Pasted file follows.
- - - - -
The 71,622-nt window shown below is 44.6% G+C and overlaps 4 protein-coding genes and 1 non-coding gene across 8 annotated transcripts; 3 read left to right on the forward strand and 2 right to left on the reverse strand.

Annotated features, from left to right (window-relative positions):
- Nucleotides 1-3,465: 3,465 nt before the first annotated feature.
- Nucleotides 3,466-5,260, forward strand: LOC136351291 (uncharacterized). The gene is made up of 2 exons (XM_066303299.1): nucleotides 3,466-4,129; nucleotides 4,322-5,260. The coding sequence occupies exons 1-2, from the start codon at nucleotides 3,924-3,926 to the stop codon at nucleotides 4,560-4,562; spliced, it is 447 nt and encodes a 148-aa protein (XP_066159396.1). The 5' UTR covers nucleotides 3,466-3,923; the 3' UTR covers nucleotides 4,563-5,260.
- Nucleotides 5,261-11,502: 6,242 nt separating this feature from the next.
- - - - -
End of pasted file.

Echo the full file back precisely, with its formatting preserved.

The 71,622-nt window shown below is 44.6% G+C and overlaps 4 protein-coding genes and 1 non-coding gene across 8 annotated transcripts; 3 read left to right on the forward strand and 2 right to left on the reverse strand.

Annotated features, from left to right (window-relative positions):
- Nucleotides 1-3,465: 3,465 nt before the first annotated feature.
- Nucleotides 3,466-5,260, forward strand: LOC136351291 (uncharacterized). The gene is made up of 2 exons (XM_066303299.1): nucleotides 3,466-4,129; nucleotides 4,322-5,260. The coding sequence occupies exons 1-2, from the start codon at nucleotides 3,924-3,926 to the stop codon at nucleotides 4,560-4,562; spliced, it is 447 nt and encodes a 148-aa protein (XP_066159396.1). The 5' UTR covers nucleotides 3,466-3,923; the 3' UTR covers nucleotides 4,563-5,260.
- Nucleotides 5,261-11,502: 6,242 nt separating this feature from the next.